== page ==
To sum up, you don’t need to press crazy hard when brewing with your AeroPress. Just a gentle press is good. If you are putting your body weight into it, you’re pressing too hard.
AeroPress Shots and Espresso Shots Aren’t Equivalent
To be happy with an AeroPress espresso shot, we need to keep in mind that it is not true espresso, nor can it ever be. If we see it for what it is— a strong shot of filter coffee— then we can start to enjoy it and its own unique flavors.
So what’s the difference between real deal espresso and AeroPress espresso?
For starters, true espresso shots are full of texture.
In good espresso, there is a reasonably large percentage of dissolved solids. These solids, as well as oils that are forced out of the grounds, are what gives espresso its glorious, syrup-like body.
The AeroPress espresso will be heavier bodied than standard drip brews but not quite to the point of espresso.
Both shots will be strong and packed with flavour, no doubt about it. Both can display delicious sweetness and bright acidity.
The biggest difference between the two, flavor-wise, is in the intensity of the flavors. True espresso is really intense. And while AeroPress espresso shots can be super strong, they don’t have the intensity of espresso.
They’re certainly not mellow by any means, but they’re just not at that espresso level.
How to Make Espresso With The AeroPress
For this AeroPress espresso recipe, we are going to use the brewer in what is known as the inverted method.
Brewing like this will allow the coffee and the water to infuse for longer in the brewing chamber. This AeroPress espresso recipe will give us a sweet, strong shot, perfect to pair with milk or ice.
Note: Don’t be too concerned if you don’t get much crema. Crema is overrated anyway!
What You’ll Need
- A metal or paper filter
- 18 grams of medium roast coffee
- Hot water
AeroPress Espresso Recipe
Step 1— Preheat the AeroPress
Insert the plunger into the main chamber about halfway.
Stand it on the bench, so the base of the plunger is now the foot of the AeroPress. Fill it up with hot water and let it preheat. Place your paper or metal disc in the filter cap and rinse it.
Step 2— Grind the Coffee
Weigh out 18 grams of beans and grind it at a fine grind setting.
Don’t go quite as fine as your would for espresso. We’re wanting a fine setting around the texture of table salt. This will take some experimentation to get right. You can always adjust your grind size for next time.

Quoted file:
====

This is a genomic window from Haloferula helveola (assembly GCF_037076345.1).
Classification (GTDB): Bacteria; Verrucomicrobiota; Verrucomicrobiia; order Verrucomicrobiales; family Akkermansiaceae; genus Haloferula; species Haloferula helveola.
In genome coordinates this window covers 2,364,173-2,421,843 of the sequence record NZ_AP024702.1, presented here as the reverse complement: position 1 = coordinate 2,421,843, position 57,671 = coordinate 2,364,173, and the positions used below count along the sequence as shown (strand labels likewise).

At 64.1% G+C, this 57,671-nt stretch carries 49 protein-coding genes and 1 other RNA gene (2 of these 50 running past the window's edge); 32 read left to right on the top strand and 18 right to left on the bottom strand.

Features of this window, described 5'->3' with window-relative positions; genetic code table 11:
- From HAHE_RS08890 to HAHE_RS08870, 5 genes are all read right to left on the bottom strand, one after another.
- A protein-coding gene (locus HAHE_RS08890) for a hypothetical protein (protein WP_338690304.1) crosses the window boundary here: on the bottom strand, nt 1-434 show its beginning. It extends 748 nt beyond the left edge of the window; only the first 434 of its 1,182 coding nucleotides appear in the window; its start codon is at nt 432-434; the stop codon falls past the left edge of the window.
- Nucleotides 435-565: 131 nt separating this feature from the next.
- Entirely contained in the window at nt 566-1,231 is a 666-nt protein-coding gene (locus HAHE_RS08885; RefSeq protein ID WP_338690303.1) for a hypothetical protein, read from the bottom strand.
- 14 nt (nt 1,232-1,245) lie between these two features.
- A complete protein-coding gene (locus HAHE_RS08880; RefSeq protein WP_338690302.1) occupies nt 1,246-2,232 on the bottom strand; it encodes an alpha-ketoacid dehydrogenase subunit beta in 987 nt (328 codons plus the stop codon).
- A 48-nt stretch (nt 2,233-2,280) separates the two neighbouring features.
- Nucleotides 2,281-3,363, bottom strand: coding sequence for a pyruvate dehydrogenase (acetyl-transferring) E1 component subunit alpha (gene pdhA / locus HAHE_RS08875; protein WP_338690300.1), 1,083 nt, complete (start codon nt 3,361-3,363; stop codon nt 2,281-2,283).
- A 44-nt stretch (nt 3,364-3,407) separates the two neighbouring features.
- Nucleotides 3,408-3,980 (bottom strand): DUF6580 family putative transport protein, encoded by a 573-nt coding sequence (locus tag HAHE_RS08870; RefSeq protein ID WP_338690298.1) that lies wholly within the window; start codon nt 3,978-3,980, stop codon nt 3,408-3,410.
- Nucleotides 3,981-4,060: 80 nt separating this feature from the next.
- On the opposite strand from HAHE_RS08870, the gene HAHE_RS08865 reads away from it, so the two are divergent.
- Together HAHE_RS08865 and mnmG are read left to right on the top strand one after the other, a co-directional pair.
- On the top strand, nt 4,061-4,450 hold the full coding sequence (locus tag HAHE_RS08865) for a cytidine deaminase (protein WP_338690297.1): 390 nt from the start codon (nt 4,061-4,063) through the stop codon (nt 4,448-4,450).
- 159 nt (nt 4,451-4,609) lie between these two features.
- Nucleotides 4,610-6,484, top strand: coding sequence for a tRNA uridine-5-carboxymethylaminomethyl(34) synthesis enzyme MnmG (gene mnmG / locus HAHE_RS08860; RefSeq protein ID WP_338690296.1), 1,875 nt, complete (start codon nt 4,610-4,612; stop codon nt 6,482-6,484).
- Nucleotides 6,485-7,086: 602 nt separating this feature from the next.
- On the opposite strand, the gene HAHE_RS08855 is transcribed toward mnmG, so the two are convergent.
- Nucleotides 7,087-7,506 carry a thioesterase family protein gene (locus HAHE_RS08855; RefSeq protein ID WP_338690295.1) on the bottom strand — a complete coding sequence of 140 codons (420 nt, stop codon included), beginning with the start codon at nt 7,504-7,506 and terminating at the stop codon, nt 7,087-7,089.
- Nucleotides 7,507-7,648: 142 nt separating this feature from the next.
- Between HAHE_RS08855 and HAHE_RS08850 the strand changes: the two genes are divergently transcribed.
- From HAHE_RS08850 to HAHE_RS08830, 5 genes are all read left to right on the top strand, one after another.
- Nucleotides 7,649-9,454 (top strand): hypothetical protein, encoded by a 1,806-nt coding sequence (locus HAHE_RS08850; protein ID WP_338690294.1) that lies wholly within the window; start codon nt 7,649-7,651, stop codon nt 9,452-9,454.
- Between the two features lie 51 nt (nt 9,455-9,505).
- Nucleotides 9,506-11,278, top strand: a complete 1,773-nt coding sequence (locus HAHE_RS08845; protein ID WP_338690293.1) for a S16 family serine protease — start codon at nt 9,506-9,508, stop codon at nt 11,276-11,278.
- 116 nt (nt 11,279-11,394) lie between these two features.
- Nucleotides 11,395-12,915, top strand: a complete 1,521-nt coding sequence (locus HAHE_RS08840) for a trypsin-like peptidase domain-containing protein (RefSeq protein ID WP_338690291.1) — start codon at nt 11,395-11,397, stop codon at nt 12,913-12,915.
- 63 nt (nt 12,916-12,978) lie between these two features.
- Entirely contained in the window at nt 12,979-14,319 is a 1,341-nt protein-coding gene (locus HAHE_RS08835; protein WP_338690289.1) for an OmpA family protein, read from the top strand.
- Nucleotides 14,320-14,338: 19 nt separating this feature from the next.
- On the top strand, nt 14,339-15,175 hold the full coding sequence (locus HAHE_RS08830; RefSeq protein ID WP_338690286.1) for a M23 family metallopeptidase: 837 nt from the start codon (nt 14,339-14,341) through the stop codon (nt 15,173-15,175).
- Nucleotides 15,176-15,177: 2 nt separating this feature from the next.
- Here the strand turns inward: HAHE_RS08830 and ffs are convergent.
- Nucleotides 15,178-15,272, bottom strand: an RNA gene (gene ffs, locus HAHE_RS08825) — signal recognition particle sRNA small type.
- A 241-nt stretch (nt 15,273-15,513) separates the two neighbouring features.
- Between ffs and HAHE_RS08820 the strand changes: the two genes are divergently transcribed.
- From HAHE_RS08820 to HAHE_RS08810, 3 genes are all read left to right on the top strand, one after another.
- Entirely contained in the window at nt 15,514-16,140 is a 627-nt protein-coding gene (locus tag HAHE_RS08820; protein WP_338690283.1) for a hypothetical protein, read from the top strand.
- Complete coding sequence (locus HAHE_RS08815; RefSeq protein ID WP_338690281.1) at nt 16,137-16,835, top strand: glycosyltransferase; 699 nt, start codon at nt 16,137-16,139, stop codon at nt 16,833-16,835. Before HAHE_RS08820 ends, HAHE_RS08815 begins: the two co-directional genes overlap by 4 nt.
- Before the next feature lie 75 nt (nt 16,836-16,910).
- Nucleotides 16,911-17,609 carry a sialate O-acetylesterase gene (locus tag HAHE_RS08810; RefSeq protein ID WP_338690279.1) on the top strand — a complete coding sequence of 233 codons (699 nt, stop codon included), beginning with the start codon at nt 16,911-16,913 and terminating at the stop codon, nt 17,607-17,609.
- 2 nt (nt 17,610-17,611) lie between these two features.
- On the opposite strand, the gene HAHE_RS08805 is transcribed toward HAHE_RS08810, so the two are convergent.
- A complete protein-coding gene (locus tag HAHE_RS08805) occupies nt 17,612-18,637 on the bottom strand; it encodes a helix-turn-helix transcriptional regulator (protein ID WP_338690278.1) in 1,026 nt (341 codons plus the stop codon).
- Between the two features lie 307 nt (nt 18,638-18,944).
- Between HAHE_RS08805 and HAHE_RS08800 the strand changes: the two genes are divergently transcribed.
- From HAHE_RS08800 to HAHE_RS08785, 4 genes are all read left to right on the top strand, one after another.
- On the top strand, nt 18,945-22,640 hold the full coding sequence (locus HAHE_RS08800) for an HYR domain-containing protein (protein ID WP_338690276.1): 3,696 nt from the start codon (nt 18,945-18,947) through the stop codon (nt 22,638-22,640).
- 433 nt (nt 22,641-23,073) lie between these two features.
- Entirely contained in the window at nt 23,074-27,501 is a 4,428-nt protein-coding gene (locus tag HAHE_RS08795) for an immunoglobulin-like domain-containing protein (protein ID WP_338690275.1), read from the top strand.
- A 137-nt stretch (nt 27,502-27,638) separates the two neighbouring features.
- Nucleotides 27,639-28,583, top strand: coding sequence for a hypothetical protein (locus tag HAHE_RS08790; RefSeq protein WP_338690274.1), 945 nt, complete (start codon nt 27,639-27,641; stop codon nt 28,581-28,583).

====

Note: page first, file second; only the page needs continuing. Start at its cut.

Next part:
Step 3— Brew
Discard the rinse water from the AeroPress and stand it on the scales.
Add the ground coffee and press tare on the scales. Ensure your water temperature is as hot as you can get it. This will help maximize our extraction in the short brew time.
Press start on the timer and add 90 grams of water. Remove the AeroPress from the scales and stir vigorously for 30 seconds. Screw on the filter cap, then wait 90 seconds.
Step 4— Plunge
Once the timer is at 2:00, place a mug on top of the AeroPress.
Then in one smooth, very careful motion, turn the AeroPress and the mug, so the mug is now on the bottom.
Wait a few seconds to let all the grounds sink, then slowly and gently press down on the plunger. The press should take around 30 seconds to complete.
And that’s it. Enjoy your tasty AeroPress espresso with steamed milk or over ice!
Your Filter Matters
Filters affect the flavor of AeroPress coffee more than you might think.
It’s all to do with the amount of coffee stuff that gets through the filter and into the cup. The more oils and solids that make their way into our final drink, the heavier the shot will be.
When choosing an AeroPress filter, you have two options. Metal or paper. They taste worlds apart from one another, but both options can produce great coffee.
Metal filters, like the Able Disc and the Primso, allow through all of the oils of the coffee and many fine particles into our beverage. And that’s precisely how metal filtered brews taste— full, heavy, and rich, with a slight grittiness to them.
Using a metal filter will get us closer to espresso than a paper one would.
Paper filtration is the best way of brewing clean, transparent coffee.
Because the fibers of the paper filters are finer than a metal filter, they block many of the tiny particles and oils.
Without these undissolved solids and oils in the cup, we end up with a super clean cup of coffee without the muddiness of one that has been filtered with metal.